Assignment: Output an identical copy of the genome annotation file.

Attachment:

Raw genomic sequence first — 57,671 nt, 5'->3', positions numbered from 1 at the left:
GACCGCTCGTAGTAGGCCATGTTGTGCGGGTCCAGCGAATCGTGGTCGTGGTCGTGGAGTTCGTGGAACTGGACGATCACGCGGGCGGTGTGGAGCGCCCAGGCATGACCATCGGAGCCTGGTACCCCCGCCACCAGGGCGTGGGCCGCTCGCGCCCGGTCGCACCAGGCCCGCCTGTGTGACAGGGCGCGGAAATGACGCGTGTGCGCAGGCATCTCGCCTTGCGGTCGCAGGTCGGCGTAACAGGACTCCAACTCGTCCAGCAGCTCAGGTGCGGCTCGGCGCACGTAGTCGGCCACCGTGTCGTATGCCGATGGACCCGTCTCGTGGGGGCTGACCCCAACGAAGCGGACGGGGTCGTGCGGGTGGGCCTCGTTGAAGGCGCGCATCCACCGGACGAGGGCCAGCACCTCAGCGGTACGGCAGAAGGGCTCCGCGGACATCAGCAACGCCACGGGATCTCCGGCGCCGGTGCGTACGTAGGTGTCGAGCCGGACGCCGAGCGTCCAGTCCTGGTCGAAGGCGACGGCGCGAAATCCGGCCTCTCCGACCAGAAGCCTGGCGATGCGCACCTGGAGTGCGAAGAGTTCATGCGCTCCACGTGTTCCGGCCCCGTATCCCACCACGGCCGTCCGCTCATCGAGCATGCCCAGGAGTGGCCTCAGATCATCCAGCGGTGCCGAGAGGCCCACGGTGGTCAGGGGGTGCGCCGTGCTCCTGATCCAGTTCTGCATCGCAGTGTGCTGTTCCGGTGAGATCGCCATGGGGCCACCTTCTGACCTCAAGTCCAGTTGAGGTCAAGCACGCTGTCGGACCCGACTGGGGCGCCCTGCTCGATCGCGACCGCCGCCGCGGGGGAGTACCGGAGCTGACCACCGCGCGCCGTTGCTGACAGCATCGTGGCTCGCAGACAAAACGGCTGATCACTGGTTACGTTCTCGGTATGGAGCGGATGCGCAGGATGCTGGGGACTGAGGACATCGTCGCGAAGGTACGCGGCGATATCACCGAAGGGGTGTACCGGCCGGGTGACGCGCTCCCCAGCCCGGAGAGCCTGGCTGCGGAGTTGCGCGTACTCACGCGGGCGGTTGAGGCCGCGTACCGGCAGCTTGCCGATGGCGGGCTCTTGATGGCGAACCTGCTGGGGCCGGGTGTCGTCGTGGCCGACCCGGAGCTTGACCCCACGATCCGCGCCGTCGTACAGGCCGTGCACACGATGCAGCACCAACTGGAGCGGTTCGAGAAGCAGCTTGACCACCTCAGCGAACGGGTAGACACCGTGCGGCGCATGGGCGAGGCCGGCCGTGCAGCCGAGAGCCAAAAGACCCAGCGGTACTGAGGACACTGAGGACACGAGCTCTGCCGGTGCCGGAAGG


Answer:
Raw genomic sequence first — 57,671 nt, 5'->3', positions numbered from 1 at the left:
GACCGCTCGTAGTAGGCCATGTTGTGCGGGTCCAGCGAATCGTGGTCGTGGTCGTGGAGTTCGTGGAACTGGACGATCACGCGGGCGGTGTGGAGCGCCCAGGCATGACCATCGGAGCCTGGTACCCCCGCCACCAGGGCGTGGGCCGCTCGCGCCCGGTCGCACCAGGCCCGCCTGTGTGACAGGGCGCGGAAATGACGCGTGTGCGCAGGCATCTCGCCTTGCGGTCGCAGGTCGGCGTAACAGGACTCCAACTCGTCCAGCAGCTCAGGTGCGGCTCGGCGCACGTAGTCGGCCACCGTGTCGTATGCCGATGGACCCGTCTCGTGGGGGCTGACCCCAACGAAGCGGACGGGGTCGTGCGGGTGGGCCTCGTTGAAGGCGCGCATCCACCGGACGAGGGCCAGCACCTCAGCGGTACGGCAGAAGGGCTCCGCGGACATCAGCAACGCCACGGGATCTCCGGCGCCGGTGCGTACGTAGGTGTCGAGCCGGACGCCGAGCGTCCAGTCCTGGTCGAAGGCGACGGCGCGAAATCCGGCCTCTCCGACCAGAAGCCTGGCGATGCGCACCTGGAGTGCGAAGAGTTCATGCGCTCCACGTGTTCCGGCCCCGTATCCCACCACGGCCGTCCGCTCATCGAGCATGCCCAGGAGTGGCCTCAGATCATCCAGCGGTGCCGAGAGGCCCACGGTGGTCAGGGGGTGCGCCGTGCTCCTGATCCAGTTCTGCATCGCAGTGTGCTGTTCCGGTGAGATCGCCATGGGGCCACCTTCTGACCTCAAGTCCAGTTGAGGTCAAGCACGCTGTCGGACCCGACTGGGGCGCCCTGCTCGATCGCGACCGCCGCCGCGGGGGAGTACCGGAGCTGACCACCGCGCGCCGTTGCTGACAGCATCGTGGCTCGCAGACAAAACGGCTGATCACTGGTTACGTTCTCGGTATGGAGCGGATGCGCAGGATGCTGGGGACTGAGGACATCGTCGCGAAGGTACGCGGCGATATCACCGAAGGGGTGTACCGGCCGGGTGACGCGCTCCCCAGCCCGGAGAGCCTGGCTGCGGAGTTGCGCGTACTCACGCGGGCGGTTGAGGCCGCGTACCGGCAGCTTGCCGATGGCGGGCTCTTGATGGCGAACCTGCTGGGGCCGGGTGTCGTCGTGGCCGACCCGGAGCTTGACCCCACGATCCGCGCCGTCGTACAGGCCGTGCACACGATGCAGCACCAACTGGAGCGGTTCGAGAAGCAGCTTGACCACCTCAGCGAACGGGTAGACACCGTGCGGCGCATGGGCGAGGCCGGCCGTGCAGCCGAGAGCCAAAAGACCCAGCGGTACTGAGGACACTGAGGACACGAGCTCTGCCGGTGCCGGAAGG